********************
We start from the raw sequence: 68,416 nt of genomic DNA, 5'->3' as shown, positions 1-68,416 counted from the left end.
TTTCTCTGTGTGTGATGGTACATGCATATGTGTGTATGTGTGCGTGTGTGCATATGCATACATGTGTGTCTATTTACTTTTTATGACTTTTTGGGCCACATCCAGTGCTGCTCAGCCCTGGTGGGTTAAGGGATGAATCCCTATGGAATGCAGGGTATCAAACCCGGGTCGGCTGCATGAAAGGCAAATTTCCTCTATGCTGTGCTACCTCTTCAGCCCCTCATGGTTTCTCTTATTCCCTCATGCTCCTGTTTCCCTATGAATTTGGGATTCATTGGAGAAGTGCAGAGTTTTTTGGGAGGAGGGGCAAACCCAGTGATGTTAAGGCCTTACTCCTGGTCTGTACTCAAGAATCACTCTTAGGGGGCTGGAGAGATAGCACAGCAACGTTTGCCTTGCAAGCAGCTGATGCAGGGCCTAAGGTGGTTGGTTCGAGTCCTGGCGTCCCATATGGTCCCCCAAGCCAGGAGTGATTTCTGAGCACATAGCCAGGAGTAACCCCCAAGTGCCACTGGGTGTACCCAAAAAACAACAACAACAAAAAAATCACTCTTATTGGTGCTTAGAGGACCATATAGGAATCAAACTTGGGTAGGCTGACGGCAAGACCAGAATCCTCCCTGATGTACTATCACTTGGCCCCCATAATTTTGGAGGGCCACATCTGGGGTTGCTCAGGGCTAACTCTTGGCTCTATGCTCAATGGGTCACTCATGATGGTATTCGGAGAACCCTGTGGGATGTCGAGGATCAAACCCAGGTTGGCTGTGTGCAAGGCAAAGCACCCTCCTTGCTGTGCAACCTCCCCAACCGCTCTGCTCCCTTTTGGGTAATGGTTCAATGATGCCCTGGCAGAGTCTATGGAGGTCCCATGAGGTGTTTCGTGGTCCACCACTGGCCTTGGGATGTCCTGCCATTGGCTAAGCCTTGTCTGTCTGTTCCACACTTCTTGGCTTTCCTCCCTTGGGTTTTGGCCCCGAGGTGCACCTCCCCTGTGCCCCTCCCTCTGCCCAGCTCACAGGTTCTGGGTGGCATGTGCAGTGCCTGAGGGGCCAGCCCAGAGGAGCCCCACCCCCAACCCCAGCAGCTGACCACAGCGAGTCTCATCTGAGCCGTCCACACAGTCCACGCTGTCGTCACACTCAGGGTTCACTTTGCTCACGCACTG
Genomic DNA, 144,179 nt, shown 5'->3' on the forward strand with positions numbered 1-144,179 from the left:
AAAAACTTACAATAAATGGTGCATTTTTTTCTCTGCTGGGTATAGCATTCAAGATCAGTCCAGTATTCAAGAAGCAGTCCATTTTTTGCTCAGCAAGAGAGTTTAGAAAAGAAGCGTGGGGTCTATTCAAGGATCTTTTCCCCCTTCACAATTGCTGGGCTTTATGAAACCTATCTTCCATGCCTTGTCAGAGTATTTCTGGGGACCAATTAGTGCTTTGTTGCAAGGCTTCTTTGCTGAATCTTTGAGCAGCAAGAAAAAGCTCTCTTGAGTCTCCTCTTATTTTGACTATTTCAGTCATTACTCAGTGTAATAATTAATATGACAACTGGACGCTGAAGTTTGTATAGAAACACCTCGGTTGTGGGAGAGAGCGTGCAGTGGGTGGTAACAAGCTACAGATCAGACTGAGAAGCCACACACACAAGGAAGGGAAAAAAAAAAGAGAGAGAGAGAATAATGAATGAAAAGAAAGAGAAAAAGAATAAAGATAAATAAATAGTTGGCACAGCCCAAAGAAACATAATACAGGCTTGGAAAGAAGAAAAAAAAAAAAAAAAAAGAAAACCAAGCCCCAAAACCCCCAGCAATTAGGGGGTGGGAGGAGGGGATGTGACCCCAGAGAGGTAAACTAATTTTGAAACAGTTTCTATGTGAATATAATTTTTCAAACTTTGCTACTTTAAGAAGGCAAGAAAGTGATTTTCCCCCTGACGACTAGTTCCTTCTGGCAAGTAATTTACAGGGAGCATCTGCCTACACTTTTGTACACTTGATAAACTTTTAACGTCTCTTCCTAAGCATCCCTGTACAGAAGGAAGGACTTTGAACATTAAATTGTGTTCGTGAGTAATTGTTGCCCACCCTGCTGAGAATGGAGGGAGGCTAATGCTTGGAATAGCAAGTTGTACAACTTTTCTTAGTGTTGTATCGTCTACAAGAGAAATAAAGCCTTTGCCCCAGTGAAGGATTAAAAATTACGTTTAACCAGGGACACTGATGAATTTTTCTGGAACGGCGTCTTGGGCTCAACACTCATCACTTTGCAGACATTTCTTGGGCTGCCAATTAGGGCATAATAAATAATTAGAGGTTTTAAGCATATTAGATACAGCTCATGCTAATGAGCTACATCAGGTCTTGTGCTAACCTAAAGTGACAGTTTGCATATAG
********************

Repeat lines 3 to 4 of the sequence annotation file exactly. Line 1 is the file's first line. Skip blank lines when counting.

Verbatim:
Genomic DNA, 144,179 nt, shown 5'->3' on the forward strand with positions numbered 1-144,179 from the left:
AAAAACTTACAATAAATGGTGCATTTTTTTCTCTGCTGGGTATAGCATTCAAGATCAGTCCAGTATTCAAGAAGCAGTCCATTTTTTGCTCAGCAAGAGAGTTTAGAAAAGAAGCGTGGGGTCTATTCAAGGATCTTTTCCCCCTTCACAATTGCTGGGCTTTATGAAACCTATCTTCCATGCCTTGTCAGAGTATTTCTGGGGACCAATTAGTGCTTTGTTGCAAGGCTTCTTTGCTGAATCTTTGAGCAGCAAGAAAAAGCTCTCTTGAGTCTCCTCTTATTTTGACTATTTCAGTCATTACTCAGTGTAATAATTAATATGACAACTGGACGCTGAAGTTTGTATAGAAACACCTCGGTTGTGGGAGAGAGCGTGCAGTGGGTGGTAACAAGCTACAGATCAGACTGAGAAGCCACACACACAAGGAAGGGAAAAAAAAAAGAGAGAGAGAGAATAATGAATGAAAAGAAAGAGAAAAAGAATAAAGATAAATAAATAGTTGGCACAGCCCAAAGAAACATAATACAGGCTTGGAAAGAAGAAAAAAAAAAAAAAAAAAGAAAACCAAGCCCCAAAACCCCCAGCAATTAGGGGGTGGGAGGAGGGGATGTGACCCCAGAGAGGTAAACTAATTTTGAAACAGTTTCTATGTGAATATAATTTTTCAAACTTTGCTACTTTAAGAAGGCAAGAAAGTGATTTTCCCCCTGACGACTAGTTCCTTCTGGCAAGTAATTTACAGGGAGCATCTGCCTACACTTTTGTACACTTGATAAACTTTTAACGTCTCTTCCTAAGCATCCCTGTACAGAAGGAAGGACTTTGAACATTAAATTGTGTTCGTGAGTAATTGTTGCCCACCCTGCTGAGAATGGAGGGAGGCTAATGCTTGGAATAGCAAGTTGTACAACTTTTCTTAGTGTTGTATCGTCTACAAGAGAAATAAAGCCTTTGCCCCAGTGAAGGATTAAAAATTACGTTTAACCAGGGACACTGATGAATTTTTCTGGAACGGCGTCTTGGGCTCAACACTCATCACTTTGCAGACATTTCTTGGGCTGCCAATTAGGGCATAATAAATAATTAGAGGTTTTAAGCATATTAGATACAGCTCATGCTAATGAGCTACATCAGGTCTTGTGCTAACCTAAAGTGACAGTTTGCATATAG